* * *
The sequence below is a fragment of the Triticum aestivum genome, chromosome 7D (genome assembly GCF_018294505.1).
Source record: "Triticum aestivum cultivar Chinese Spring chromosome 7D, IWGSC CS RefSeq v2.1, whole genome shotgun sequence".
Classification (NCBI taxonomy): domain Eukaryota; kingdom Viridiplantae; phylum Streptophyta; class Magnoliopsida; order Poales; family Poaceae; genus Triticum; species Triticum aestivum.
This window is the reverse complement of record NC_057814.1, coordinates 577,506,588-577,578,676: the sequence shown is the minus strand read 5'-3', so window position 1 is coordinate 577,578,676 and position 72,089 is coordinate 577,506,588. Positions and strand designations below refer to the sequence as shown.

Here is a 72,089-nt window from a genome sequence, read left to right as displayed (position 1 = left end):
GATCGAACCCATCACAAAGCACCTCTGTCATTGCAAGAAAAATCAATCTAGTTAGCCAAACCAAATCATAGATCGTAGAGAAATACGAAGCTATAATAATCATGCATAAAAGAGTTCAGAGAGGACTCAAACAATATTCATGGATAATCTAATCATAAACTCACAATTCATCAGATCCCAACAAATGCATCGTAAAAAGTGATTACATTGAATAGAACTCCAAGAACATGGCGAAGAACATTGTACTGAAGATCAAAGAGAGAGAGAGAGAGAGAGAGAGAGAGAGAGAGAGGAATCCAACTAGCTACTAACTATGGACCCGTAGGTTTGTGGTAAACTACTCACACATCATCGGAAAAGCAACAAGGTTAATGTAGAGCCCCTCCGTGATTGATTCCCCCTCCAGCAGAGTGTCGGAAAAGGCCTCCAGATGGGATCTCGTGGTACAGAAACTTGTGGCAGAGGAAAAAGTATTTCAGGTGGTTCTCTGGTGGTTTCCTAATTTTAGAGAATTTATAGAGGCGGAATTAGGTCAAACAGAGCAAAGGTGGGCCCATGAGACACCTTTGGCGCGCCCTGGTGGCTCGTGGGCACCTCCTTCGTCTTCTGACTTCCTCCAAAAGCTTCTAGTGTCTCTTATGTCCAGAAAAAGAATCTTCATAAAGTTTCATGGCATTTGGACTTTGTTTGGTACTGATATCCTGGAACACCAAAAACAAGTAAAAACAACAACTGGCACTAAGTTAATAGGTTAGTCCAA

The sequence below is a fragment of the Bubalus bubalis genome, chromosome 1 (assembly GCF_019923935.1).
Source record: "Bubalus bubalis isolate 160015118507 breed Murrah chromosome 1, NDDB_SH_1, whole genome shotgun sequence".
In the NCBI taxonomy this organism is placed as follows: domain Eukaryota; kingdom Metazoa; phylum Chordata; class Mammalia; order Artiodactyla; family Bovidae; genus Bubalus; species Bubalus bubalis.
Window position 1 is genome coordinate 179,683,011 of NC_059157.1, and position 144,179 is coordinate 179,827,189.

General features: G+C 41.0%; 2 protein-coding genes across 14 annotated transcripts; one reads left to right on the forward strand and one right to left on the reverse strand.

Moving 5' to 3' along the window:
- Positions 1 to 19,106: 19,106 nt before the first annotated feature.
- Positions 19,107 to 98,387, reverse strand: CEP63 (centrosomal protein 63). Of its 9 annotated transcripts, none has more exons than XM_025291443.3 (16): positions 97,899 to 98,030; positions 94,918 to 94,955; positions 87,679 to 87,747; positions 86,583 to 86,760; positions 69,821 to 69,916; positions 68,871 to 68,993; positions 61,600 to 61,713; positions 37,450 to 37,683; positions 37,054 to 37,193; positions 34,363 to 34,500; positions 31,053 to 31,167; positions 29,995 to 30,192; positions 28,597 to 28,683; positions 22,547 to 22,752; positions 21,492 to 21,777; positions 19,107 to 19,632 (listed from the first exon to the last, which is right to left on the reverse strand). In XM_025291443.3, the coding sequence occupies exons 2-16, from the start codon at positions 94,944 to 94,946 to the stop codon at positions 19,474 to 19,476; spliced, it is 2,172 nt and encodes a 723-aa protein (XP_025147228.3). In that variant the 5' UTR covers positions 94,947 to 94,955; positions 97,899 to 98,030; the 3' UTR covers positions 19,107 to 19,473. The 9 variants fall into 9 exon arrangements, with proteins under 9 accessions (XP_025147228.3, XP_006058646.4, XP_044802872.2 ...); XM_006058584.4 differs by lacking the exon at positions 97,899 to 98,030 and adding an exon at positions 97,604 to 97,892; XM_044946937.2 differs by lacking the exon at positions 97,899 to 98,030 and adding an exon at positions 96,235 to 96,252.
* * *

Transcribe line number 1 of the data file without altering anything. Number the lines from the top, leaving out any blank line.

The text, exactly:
The sequence below is a fragment of the Triticum aestivum genome, chromosome 7D (genome assembly GCF_018294505.1).